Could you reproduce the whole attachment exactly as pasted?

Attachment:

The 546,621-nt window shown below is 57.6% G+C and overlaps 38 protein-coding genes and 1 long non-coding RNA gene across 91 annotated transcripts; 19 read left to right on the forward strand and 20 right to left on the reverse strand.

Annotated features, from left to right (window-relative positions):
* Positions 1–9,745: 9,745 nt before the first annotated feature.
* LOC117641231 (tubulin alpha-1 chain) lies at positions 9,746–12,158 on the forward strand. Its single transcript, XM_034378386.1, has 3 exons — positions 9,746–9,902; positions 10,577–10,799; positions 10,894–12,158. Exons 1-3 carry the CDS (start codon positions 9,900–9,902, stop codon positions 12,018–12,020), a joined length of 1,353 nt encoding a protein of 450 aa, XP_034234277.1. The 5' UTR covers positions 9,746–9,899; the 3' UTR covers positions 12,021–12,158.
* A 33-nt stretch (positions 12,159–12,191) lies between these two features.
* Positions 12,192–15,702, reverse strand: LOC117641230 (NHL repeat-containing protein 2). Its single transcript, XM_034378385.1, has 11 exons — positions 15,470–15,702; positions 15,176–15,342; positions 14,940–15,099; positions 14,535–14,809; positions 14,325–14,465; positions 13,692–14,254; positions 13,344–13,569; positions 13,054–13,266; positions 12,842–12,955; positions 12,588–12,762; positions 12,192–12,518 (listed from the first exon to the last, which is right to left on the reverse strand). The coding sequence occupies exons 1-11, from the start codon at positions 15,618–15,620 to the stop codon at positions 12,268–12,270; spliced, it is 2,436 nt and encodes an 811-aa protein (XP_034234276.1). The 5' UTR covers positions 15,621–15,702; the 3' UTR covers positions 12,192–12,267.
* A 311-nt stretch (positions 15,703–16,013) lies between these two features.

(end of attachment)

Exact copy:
The 546,621-nt window shown below is 57.6% G+C and overlaps 38 protein-coding genes and 1 long non-coding RNA gene across 91 annotated transcripts; 19 read left to right on the forward strand and 20 right to left on the reverse strand.

Annotated features, from left to right (window-relative positions):
* Positions 1–9,745: 9,745 nt before the first annotated feature.
* LOC117641231 (tubulin alpha-1 chain) lies at positions 9,746–12,158 on the forward strand. Its single transcript, XM_034378386.1, has 3 exons — positions 9,746–9,902; positions 10,577–10,799; positions 10,894–12,158. Exons 1-3 carry the CDS (start codon positions 9,900–9,902, stop codon positions 12,018–12,020), a joined length of 1,353 nt encoding a protein of 450 aa, XP_034234277.1. The 5' UTR covers positions 9,746–9,899; the 3' UTR covers positions 12,021–12,158.
* A 33-nt stretch (positions 12,159–12,191) lies between these two features.
* Positions 12,192–15,702, reverse strand: LOC117641230 (NHL repeat-containing protein 2). Its single transcript, XM_034378385.1, has 11 exons — positions 15,470–15,702; positions 15,176–15,342; positions 14,940–15,099; positions 14,535–14,809; positions 14,325–14,465; positions 13,692–14,254; positions 13,344–13,569; positions 13,054–13,266; positions 12,842–12,955; positions 12,588–12,762; positions 12,192–12,518 (listed from the first exon to the last, which is right to left on the reverse strand). The coding sequence occupies exons 1-11, from the start codon at positions 15,618–15,620 to the stop codon at positions 12,268–12,270; spliced, it is 2,436 nt and encodes an 811-aa protein (XP_034234276.1). The 5' UTR covers positions 15,621–15,702; the 3' UTR covers positions 12,192–12,267.
* A 311-nt stretch (positions 15,703–16,013) lies between these two features.